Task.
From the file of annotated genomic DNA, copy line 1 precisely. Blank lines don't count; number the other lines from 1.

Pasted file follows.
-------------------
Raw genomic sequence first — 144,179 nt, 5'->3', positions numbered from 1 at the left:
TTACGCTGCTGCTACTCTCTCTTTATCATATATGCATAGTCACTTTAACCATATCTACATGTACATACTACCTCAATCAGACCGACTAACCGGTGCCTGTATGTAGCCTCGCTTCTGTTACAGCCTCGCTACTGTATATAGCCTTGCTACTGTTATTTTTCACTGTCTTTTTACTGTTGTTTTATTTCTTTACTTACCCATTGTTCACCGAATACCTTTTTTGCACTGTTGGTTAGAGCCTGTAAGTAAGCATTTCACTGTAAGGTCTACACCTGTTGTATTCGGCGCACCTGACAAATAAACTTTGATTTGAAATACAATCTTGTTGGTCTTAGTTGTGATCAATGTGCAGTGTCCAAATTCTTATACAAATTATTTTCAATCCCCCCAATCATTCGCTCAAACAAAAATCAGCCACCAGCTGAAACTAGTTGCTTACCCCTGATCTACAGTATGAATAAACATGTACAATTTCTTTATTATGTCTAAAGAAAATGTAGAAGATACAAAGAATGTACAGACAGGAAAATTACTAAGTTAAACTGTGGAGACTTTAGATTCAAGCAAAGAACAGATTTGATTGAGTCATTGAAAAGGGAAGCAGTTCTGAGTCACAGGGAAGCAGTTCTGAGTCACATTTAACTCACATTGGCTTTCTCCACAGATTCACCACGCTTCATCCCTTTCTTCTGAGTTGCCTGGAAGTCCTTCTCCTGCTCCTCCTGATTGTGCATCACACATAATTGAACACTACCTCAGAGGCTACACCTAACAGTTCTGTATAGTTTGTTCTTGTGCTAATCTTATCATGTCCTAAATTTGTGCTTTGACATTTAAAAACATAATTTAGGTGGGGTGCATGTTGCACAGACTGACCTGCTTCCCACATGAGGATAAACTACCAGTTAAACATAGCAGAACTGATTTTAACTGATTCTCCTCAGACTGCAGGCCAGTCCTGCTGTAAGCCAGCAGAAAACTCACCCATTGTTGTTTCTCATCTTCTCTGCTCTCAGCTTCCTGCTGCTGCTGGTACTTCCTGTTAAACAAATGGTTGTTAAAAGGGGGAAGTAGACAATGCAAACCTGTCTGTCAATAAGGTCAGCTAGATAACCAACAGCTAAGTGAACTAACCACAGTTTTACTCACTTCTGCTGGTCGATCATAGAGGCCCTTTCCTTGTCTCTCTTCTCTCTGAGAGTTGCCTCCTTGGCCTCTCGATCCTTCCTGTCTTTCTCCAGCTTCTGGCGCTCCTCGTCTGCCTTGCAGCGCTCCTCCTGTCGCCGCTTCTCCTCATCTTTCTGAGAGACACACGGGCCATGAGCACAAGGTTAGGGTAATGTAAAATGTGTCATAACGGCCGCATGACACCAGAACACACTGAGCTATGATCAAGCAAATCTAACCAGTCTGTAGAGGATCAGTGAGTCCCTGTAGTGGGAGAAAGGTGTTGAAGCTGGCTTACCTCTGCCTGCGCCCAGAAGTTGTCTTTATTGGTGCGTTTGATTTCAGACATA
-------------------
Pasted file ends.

Raw genomic sequence first — 144,179 nt, 5'->3', positions numbered from 1 at the left: